He expects the year to unfold (as do many others) with a significant deceleration in Q2, followed by a gradual pickup in Q3 and Q4. He expects everything to roll through the businesses Design business first, the Media & Entertainment, then Manage and finally Build; and in Asia first, then Europe, then the Americas. For Nemetschek as a whole, this means a decline in new license (perpetual) payments but solid growth in recurring categories (subscriptions and maintenance). For 2020, therefore, Dr. Kaufmann sees total revenue stable to slightly up.

RIB Software, the Germany-based maker of construction-focused solutions, reported that revenue was up 40% to €65 million. RIB reports in two main buckets: iMTWO, which is its cloud segment, revenue was up 43% to €63 million. The company said that the number of users of its cloud-based MTWO and iTWO platforms was up 18% to 81,586 users during the quarter — an important milestone, since it’s over 80% of the way to its goal of reaching 100,000 users in 2020. xYTWO, the building products portal, continues to struggle, with revenue down 19% to €2 million. RIB says it will reduce investments in xYTWO to focus on expanding the iMTWO segment.

You may remember that Schneider Electric is acquiring RIB. By the end of April, Schneider had acquired around 77% of RIB shares. Another milestone was on May 11; I’m not sure how many shares were acquired as of that date. But the bottom line is that Schneider effectively controls RIB at this point.

Given all of the uncertainty, RIB decided to yank its financial guidance for the year.

Even so, it was a good Q1 for AEC software vendors. As we’ve seen across our PLMish universe, Q1 might wind up being the bright spot — certainly of the first half and possibly of the entire year 2020. Recurring revenue is a lifeline right now, and companies are doing everything they can to shore up those lines of business. They’re also enacting cost-saving measures — but, notably, no one has mentioned a layoff.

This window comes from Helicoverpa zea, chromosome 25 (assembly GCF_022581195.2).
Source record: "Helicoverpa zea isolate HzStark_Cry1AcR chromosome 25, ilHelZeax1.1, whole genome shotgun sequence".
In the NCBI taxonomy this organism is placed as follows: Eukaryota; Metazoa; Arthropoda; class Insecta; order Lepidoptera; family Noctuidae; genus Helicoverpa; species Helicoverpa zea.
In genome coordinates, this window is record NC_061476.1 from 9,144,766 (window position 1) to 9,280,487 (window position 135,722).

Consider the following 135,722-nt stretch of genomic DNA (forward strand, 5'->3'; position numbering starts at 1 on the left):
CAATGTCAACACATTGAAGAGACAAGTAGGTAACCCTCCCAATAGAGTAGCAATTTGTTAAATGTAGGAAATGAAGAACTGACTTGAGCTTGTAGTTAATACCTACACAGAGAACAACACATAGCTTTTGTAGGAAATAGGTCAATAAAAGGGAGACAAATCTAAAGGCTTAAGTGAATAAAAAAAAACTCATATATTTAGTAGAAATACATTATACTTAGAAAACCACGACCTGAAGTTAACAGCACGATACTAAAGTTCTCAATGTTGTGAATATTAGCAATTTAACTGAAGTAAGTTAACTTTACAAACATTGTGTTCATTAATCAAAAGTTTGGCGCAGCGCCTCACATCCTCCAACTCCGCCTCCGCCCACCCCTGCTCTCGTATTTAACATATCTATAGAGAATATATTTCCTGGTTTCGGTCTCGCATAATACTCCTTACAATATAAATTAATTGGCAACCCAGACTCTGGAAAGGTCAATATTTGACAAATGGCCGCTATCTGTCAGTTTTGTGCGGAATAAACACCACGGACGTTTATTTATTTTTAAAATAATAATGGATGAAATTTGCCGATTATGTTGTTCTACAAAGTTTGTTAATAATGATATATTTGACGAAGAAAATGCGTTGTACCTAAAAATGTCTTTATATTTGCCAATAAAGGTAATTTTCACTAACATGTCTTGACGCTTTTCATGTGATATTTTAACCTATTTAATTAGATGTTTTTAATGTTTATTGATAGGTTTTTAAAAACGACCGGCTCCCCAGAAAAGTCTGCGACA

Finally, from talking to AEC user firms, this new normal hasn’t been easy to get to and it’s still shifting like sand. IT departments had to scramble to provide work-from-home access, and some firms were far more successful at this than others. One possible bright side of this whole saga: senior management is finally hearing the digital transformation message. The short-term goal is to survive a possible second wave/peak in a few months. But the longer-term goal is far more ambitious: to rebuild the business to be far more agile, to take advantage of technology to new things, perhaps better than before. Thrive not just survive.

Let’s see what Autodesk has to say about all of this tomorrow.

UPDATE: I completely neglected to tell you that Nemetschek announced the acquisition of ADAPT, maker of concrete structural design tools. Add this to RISA’s steel capabilities, and Nemetschek says it now offers “an all-material building design solution under one roof”. Terms of the deal were not disclosed.


CAE is cautiously optimistic: News from Altair, ANSYS, and ESI Autodesk's Q1 was decent, hints at stable employment at its customers